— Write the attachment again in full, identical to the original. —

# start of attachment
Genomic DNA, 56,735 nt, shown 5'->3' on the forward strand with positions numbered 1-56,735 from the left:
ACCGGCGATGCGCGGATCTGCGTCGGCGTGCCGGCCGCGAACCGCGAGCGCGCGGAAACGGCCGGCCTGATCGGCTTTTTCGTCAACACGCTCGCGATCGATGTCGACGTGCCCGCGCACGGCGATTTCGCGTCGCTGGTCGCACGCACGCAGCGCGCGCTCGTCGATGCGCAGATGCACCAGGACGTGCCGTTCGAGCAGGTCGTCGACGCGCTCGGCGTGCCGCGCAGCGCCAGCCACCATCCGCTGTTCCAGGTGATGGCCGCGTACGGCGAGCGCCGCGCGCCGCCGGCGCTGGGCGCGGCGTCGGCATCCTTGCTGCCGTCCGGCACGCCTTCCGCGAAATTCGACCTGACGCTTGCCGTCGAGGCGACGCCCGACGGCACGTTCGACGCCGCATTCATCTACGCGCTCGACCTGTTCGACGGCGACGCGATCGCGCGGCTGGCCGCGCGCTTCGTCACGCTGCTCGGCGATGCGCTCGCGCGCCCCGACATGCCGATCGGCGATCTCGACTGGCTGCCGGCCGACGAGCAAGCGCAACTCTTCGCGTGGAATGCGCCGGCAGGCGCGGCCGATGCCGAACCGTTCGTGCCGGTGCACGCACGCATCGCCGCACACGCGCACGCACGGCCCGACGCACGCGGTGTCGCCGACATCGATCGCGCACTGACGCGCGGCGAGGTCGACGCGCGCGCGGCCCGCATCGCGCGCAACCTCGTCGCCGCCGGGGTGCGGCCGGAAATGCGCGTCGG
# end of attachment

Genomic DNA, 56,735 nt, shown 5'->3' on the forward strand with positions numbered 1-56,735 from the left:
ACCGGCGATGCGCGGATCTGCGTCGGCGTGCCGGCCGCGAACCGCGAGCGCGCGGAAACGGCCGGCCTGATCGGCTTTTTCGTCAACACGCTCGCGATCGATGTCGACGTGCCCGCGCACGGCGATTTCGCGTCGCTGGTCGCACGCACGCAGCGCGCGCTCGTCGATGCGCAGATGCACCAGGACGTGCCGTTCGAGCAGGTCGTCGACGCGCTCGGCGTGCCGCGCAGCGCCAGCCACCATCCGCTGTTCCAGGTGATGGCCGCGTACGGCGAGCGCCGCGCGCCGCCGGCGCTGGGCGCGGCGTCGGCATCCTTGCTGCCGTCCGGCACGCCTTCCGCGAAATTCGACCTGACGCTTGCCGTCGAGGCGACGCCCGACGGCACGTTCGACGCCGCATTCATCTACGCGCTCGACCTGTTCGACGGCGACGCGATCGCGCGGCTGGCCGCGCGCTTCGTCACGCTGCTCGGCGATGCGCTCGCGCGCCCCGACATGCCGATCGGCGATCTCGACTGGCTGCCGGCCGACGAGCAAGCGCAACTCTTCGCGTGGAATGCGCCGGCAGGCGCGGCCGATGCCGAACCGTTCGTGCCGGTGCACGCACGCATCGCCGCACACGCGCACGCACGGCCCGACGCACGCGGTGTCGCCGACATCGATCGCGCACTGACGCGCGGCGAGGTCGACGCGCGCGCGGCCCGCATCGCGCGCAACCTCGTCGCCGCCGGGGTGCGGCCGGAAATGCGCGTCGG